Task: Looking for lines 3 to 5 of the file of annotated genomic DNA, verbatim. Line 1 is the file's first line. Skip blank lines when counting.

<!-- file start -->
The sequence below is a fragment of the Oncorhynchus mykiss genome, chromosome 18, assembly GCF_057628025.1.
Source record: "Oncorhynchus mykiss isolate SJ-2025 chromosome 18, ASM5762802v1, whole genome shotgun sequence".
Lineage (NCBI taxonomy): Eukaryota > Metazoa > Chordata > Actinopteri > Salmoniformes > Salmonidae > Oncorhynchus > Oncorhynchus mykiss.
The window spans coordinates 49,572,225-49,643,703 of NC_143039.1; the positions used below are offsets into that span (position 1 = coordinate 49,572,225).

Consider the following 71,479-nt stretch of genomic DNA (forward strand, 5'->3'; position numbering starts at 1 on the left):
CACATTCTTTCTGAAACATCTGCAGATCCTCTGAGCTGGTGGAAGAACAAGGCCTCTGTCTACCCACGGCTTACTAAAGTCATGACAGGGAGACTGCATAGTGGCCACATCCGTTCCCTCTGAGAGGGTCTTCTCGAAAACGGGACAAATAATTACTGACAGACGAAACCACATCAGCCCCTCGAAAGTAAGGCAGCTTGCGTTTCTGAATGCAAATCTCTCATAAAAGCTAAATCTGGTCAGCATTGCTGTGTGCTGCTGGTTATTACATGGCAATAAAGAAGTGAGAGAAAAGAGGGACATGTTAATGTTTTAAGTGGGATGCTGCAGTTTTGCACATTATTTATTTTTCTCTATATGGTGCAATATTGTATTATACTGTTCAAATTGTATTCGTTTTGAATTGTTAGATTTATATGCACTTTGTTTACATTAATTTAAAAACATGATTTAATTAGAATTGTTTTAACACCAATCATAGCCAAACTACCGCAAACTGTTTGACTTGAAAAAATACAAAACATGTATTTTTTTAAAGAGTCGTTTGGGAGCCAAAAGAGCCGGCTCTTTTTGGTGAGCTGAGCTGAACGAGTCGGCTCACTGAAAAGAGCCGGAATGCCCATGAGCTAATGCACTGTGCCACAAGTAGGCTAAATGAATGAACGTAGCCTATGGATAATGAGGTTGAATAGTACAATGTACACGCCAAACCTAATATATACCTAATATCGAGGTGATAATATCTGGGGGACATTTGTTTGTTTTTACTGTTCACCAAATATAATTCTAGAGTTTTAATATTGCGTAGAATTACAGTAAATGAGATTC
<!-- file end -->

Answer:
Lineage (NCBI taxonomy): Eukaryota > Metazoa > Chordata > Actinopteri > Salmoniformes > Salmonidae > Oncorhynchus > Oncorhynchus mykiss.
The window spans coordinates 49,572,225-49,643,703 of NC_143039.1; the positions used below are offsets into that span (position 1 = coordinate 49,572,225).

Consider the following 71,479-nt stretch of genomic DNA (forward strand, 5'->3'; position numbering starts at 1 on the left):